Unformatted text preview: oing on.' 'Dr Sheppard has been a model of discretion,' said Poirot drily. 'But me, I
discover all the little secrets. It is my business.' 'Now we can have your story of what happened that
night,' said Raymond impatiently.
'You know it already,' said Ralph. 'There's very little for me to all. I left the summer-house about nine
forty-five, and tramped about the lanes, trying to make up my mind as to what to do next - what line to
take. I'm bound to admit that I've not the shadow of an alibi, but I give you my solemn word that I never
went to the study, that I never saw my stepfather alive - or dead. Whatever the world thinks, I'd like all
of you to believe me.' 'No alibi,' murmured Raymond. 'That's bad. I believe you, of course, but - it's a
bad business.' 'It makes things very simple, though,' said Poirot, in a cheerful voice. 'Very simple indeed.'
We all stared at him.
'You see what I mean? No? Just this - to save Captain Paton the real criminal must confess.' He beamed
round at us all.
'But yes - I mean what I say. See now, I did not invite Inspector Raglan to be present. That was for a
reason. I did not want to tell him all that I knew - at least I did not want to tell him tonight.' He leaned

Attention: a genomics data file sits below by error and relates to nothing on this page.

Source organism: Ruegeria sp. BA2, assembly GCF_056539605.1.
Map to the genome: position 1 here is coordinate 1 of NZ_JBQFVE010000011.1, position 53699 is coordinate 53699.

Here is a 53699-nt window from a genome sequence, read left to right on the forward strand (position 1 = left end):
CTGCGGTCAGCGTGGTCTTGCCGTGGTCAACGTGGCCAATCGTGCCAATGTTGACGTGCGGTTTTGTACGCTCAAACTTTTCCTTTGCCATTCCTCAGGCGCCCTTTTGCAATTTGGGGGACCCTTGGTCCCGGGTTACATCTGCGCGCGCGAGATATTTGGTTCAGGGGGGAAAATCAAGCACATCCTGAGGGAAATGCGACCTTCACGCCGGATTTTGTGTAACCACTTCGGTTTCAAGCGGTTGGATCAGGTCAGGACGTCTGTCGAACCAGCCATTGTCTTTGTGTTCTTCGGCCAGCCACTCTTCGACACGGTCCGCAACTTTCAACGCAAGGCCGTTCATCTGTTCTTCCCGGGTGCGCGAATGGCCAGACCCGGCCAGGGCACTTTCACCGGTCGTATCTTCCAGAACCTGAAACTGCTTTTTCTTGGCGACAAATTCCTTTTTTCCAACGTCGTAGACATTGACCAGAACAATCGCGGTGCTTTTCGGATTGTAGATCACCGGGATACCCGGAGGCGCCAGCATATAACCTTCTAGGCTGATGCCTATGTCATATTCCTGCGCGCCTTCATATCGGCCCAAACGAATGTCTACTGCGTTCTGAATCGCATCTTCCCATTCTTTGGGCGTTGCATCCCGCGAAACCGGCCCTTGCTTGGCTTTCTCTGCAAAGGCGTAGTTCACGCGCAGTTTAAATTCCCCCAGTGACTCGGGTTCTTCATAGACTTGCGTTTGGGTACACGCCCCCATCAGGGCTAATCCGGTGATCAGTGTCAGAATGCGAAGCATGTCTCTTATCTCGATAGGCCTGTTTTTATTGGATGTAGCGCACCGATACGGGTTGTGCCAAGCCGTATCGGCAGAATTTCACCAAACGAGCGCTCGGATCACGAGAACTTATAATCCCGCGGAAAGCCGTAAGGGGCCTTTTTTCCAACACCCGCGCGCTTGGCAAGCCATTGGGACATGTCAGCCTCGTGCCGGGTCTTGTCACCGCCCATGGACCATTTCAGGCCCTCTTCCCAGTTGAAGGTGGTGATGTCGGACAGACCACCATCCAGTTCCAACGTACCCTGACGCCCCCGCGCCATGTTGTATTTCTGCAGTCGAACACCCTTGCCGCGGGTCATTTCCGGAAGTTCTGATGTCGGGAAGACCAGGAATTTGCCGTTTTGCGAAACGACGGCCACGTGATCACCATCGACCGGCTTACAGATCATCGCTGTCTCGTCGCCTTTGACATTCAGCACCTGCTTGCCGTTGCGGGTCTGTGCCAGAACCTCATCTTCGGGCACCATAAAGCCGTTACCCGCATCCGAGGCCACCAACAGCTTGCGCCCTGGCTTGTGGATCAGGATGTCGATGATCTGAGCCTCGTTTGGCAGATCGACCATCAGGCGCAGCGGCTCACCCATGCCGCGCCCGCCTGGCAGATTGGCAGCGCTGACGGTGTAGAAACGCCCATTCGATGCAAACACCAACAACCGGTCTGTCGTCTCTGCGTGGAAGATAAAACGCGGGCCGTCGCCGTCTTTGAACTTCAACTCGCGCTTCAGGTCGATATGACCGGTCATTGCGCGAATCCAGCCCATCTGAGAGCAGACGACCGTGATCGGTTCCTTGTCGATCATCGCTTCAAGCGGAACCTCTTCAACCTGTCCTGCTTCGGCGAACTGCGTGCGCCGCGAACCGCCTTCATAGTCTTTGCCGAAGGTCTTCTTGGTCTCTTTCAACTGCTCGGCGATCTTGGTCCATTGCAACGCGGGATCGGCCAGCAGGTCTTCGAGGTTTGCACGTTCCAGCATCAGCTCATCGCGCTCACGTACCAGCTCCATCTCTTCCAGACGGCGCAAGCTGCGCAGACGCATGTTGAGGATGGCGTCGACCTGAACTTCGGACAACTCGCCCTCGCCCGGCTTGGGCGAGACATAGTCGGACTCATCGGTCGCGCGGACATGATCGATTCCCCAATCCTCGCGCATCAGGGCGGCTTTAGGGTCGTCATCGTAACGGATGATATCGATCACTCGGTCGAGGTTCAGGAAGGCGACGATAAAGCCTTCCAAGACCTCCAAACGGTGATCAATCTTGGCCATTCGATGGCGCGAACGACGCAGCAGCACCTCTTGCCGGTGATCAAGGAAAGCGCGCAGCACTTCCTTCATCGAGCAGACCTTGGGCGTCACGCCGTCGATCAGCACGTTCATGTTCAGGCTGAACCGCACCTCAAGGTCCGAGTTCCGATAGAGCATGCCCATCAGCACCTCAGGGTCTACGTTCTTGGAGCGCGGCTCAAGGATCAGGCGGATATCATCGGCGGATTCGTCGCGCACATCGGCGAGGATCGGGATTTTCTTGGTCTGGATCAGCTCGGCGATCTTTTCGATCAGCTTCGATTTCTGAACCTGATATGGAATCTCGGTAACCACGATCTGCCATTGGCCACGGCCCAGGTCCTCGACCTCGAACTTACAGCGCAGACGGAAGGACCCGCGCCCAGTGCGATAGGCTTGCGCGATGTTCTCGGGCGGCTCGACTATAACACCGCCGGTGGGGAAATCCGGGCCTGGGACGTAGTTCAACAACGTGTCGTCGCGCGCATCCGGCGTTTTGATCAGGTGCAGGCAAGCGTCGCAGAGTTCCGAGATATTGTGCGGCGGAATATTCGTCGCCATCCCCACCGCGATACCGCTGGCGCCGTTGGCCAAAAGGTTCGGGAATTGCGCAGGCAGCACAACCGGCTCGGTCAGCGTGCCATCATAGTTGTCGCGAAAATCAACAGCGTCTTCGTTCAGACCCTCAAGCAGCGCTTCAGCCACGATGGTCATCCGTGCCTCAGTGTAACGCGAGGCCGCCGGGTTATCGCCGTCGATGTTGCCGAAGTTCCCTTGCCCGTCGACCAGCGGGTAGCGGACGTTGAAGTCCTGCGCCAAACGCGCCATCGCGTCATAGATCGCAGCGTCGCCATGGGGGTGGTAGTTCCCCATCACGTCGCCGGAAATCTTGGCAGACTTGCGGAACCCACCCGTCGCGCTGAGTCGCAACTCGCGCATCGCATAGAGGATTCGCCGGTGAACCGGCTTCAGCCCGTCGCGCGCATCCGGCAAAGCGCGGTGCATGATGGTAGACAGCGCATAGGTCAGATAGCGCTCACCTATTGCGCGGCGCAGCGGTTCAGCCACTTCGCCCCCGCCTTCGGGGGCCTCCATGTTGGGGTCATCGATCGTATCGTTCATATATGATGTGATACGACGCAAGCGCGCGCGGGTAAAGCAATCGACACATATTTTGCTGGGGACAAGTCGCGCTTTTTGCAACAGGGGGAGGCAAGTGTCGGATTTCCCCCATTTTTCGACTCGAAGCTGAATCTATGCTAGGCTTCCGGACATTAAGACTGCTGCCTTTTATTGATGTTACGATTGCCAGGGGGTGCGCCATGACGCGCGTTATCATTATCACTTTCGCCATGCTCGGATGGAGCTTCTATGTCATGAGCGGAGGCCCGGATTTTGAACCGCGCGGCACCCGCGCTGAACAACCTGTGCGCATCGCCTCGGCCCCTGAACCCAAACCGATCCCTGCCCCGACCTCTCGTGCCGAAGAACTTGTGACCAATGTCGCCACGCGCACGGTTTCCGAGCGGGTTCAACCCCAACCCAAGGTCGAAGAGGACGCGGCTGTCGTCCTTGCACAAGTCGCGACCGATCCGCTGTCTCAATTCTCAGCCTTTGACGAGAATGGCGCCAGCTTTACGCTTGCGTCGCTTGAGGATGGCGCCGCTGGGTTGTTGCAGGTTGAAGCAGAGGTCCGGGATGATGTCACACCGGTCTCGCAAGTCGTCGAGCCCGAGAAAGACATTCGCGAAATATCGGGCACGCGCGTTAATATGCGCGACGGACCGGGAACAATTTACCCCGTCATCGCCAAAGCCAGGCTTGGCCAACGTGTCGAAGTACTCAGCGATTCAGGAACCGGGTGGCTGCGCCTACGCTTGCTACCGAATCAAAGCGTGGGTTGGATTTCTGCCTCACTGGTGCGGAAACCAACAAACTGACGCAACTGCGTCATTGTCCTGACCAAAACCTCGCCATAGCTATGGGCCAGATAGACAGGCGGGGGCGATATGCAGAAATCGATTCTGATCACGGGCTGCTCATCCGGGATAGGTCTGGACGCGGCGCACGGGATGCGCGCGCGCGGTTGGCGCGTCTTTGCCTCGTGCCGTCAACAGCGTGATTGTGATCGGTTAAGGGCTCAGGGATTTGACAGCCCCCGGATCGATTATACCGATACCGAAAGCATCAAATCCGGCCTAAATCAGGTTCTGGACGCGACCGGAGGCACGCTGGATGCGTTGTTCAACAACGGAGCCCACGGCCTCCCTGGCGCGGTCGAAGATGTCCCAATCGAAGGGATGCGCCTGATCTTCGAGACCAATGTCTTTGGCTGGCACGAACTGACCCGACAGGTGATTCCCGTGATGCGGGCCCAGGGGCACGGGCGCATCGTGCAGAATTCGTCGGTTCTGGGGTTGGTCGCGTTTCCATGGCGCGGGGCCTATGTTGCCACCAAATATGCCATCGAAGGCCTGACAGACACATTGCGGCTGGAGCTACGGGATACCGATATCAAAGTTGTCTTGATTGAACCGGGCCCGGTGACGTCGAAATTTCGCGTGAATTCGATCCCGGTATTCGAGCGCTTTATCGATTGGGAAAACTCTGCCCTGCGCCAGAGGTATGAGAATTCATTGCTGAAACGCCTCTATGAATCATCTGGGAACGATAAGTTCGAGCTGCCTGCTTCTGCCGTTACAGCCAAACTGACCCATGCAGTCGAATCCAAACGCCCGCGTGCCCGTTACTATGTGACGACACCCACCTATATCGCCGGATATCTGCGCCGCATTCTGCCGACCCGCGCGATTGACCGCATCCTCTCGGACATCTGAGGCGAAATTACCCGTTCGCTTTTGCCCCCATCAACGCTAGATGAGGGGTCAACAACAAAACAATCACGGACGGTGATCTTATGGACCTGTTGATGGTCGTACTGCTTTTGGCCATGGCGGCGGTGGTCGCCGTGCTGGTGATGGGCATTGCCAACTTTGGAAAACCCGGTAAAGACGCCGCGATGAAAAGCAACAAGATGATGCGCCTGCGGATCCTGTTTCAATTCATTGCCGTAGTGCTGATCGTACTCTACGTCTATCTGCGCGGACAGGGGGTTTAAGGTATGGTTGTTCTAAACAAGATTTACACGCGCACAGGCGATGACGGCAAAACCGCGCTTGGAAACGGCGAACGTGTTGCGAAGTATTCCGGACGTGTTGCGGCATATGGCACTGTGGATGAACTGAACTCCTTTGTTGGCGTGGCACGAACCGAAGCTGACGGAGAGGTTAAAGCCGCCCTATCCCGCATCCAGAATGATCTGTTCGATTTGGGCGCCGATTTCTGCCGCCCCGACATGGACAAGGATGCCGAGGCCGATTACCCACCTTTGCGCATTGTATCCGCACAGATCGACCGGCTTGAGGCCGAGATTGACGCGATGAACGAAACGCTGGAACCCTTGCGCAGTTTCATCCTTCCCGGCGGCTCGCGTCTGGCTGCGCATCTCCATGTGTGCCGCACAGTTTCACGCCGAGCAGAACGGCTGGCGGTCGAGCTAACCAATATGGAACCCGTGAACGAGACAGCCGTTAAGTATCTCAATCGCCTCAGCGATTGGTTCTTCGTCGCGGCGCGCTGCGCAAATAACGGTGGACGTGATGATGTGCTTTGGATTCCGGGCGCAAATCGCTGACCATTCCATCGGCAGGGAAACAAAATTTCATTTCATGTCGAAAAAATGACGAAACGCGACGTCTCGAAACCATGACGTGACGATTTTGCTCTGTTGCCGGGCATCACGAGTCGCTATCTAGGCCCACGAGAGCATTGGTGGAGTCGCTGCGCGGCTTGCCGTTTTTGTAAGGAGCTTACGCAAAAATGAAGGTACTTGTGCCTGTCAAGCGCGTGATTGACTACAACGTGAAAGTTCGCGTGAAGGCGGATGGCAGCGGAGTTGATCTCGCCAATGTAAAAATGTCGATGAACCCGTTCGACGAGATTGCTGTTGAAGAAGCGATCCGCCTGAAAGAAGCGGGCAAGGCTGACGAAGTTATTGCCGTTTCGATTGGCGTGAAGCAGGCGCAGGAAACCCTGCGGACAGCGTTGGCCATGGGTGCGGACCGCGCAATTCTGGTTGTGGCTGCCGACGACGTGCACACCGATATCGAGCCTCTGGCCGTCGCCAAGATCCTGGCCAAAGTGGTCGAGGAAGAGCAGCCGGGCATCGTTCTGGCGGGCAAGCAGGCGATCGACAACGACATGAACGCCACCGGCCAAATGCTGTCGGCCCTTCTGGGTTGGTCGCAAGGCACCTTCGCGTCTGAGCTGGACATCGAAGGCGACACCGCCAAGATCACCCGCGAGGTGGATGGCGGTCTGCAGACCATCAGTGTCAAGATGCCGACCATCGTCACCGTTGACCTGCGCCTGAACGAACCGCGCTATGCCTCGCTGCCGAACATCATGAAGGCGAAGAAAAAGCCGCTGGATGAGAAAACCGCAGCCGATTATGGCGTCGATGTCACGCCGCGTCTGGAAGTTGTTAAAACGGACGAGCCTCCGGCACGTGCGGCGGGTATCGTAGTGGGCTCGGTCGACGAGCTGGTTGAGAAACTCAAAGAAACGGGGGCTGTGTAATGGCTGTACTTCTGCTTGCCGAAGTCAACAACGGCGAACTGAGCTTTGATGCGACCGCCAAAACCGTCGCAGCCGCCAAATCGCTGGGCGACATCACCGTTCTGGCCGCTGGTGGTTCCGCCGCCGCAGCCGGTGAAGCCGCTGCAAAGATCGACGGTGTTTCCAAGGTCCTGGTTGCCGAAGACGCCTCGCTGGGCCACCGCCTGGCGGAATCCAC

forward, and suddenly his voice and his whole personality changed. He suddenly became dangerous.
'I who speak to you - I know the murderer of Mr Ackroyd is in this room now. It is to the murderer I
Tomorrow the truth goes to Inspector Raglan. You understand?' There was a tense silence. Into the midst of it came the old Breton woman with a telegram on a salver.
Poirot tore it open.
Blunt's voice rose abrupt and resonant.
'The murderer is amongst us, you say? You know which?'
Poirot had read the message. He crumpled it up in his hand.
'I know - now.' He tapped the crumpled ball of paper.
'What is that?' said Raymond sharply.
'A wireless message - from a steamer now on her way to the United States.' There was a dead silence.
Poirot rose to his feet bowing.
'Messieurs et Mesdames, this reunion of mine is at an end. Remember - the truth goes to Inspector
Raglan in the morning.'
CHAPTER 25 The Whole Truth
A slight gesture from Poirot enjoined me to stay behind the rest. I obeyed, going over to the fire and
thoughtfully stirring the big logs on it with the toe of my boot.
I was puzzled. For the first time I was absolutely at sea as to Poirot's meaning. For a moment I was
inclined to think that the scene I had just witnessed was a gigantic piece of bombast - that he had been
what he called 'playing the comedy' with a view to making himself interesting and important. But, in spite
of myself, I was forced to believe in an underlying reality. There had been real menace in his words - a
certain indisputable sincerity. But I still believed him to be on entirely the wrong tack.
When the door shut behind the last of the party he came over to the fire.
'Well, my friend,' he said quietly, 'and what do you think of it all?' 'I don't know what to think,' I said
frankly. 'What was the point? Why not go s...
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